DEAR SIR: Reading your paper over the past few weeks on CAP reform proposals can only be described as depressing.
Everyone, from the Commission to our national Government and environmentalists would appear to have an agenda to destroy suckler and sheep farmers.
I would like to remind your readers that it was the drystock sector (ie suckler and sheep farmers) that earned the majority of the single farm payment for Ireland.
Of a total of €1.3bn in Pillar I, €1bn was paid to the drystock sector. This has now been reduced with our last reform to €700m – a drop of 30%. We were told that flattening would be a fairer system (more equitable) but what’s fair about a 30% cut to a low-income sector that depends on direct support for its viability? Ming Flanagan would suggest that it is good for the west of Ireland, his constituency, as it takes money from the east.
The reality is we have a lot of small progressive family farm units with 30ha to 50ha in suckling and sheep all over Ireland being squeezed out of business totally and these people are the essence of the family farm unit.
Traditionally, the support went to the weaker, low-income sectors to maintain viability. Now the proposal is to pay everyone the same, ie a 40ha farm at €200/ha will get €8,000 of a single farm payment. A 200ha farmer will get €40,000 – small progressive family farms gone, big landlords the way forward. I ask a simple question – are we better off with five 40ha farms farming and protecting the environment or one 200ha industrial unit?
Under the proposals, I give an example of a progressive family farmer on a 40ha farm with an entitlement of €500/ha; this farmer will have his entitlements cut by 30% for the eco-scheme, which equals €350. €350 converged to 85% of the national average €240 equals €276.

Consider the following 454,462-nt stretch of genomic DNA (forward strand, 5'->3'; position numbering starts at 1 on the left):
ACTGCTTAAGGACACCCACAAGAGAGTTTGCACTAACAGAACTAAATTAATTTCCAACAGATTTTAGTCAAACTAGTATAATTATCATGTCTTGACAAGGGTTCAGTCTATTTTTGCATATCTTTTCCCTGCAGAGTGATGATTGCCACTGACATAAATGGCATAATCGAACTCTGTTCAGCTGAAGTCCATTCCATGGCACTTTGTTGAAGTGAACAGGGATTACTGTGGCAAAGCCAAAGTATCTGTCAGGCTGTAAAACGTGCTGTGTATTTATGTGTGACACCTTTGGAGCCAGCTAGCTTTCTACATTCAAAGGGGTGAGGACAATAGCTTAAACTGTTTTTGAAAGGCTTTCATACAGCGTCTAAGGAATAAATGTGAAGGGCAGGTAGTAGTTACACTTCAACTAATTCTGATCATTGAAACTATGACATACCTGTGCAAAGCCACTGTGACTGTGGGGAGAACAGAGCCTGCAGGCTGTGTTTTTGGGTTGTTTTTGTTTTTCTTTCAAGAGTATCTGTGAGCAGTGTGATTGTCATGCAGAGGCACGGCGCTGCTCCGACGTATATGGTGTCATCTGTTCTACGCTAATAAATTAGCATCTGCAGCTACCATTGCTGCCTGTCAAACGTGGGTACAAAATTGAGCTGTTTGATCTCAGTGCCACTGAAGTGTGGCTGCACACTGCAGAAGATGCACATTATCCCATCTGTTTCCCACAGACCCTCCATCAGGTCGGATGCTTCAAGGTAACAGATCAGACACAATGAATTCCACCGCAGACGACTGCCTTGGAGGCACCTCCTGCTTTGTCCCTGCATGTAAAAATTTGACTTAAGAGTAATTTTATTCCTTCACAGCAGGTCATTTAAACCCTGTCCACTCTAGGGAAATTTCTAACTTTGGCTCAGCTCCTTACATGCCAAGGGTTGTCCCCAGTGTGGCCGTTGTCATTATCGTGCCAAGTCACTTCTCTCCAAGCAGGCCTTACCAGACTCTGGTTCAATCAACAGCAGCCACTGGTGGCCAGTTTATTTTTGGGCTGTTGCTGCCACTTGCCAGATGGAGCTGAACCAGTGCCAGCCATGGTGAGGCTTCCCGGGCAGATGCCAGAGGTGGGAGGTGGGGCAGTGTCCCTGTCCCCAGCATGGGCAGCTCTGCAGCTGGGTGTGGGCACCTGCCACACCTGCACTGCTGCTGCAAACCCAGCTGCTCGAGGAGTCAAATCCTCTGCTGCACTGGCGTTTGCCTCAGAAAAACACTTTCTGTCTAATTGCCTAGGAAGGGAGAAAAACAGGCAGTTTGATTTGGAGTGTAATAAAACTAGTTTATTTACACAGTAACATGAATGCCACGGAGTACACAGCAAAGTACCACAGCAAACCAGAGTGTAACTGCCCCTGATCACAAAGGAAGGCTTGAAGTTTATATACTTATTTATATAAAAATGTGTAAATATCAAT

The total cut on this farm is €224, which equates to 45%. A lot of these farms were cut dramatically in the last reform. Suckler and sheep farmers may be squeezed out totally to possibly make room to allow beef come in from Mercosur areas.
The flat payment assumes all commodities can make the same profits per hectare and this is simply not the case – for example, dairy farm income is up to five times better than drystock. The proposal to cut the CAP to fund the eco-schemes needs to be revisited and any new schemes for the environment will have to be funded out of new monies as this is what other countries are doing throughout the EU.
While some of the eco-scheme funding may come back as support, we are talking a max of €80/ha, but this income will be foregone with new costs in this scheme. We currently have BDGP and BEEP S schemes but these have costs incurred. In my case, the BDGP works out at €54 per cow, not the €90 on the first 10 and €80 on the rest as is claimed.
Speaking recently to a friend of mine who has a beef farm in France, they have a coupled payment system that pays €172 on the first 50 beef cows and €132 on the rest. In Ireland, our Government has decided on no coupled payment for beef cows and everyone is being pushed towards dairying.
We now see large dairy units of 200 cows plus popping up all over the country with the new buzzword “satellite farms”. This sector is quickly moving away from the small family farm to industrial-type units like we see in New Zealand and America. This cannot be good for our rural economy or environment.
As a beef farmer in a derogation and the GLAS scheme, I see my GLAS payment cut by 54% because I decided to protect the watercourse with a fence. I’m now told it is mandatory under derogation rules to do this so I will not be paid for it. It looks like we are being pushed into all of these schemes and then by making them mandatory we will no longer be compensated for them. I think it is time for our Commissioner, Mairead McGuinness, Minister Charlie McConologue and his Department and farm organisations to wake up and not to allow our family farms to be destroyed.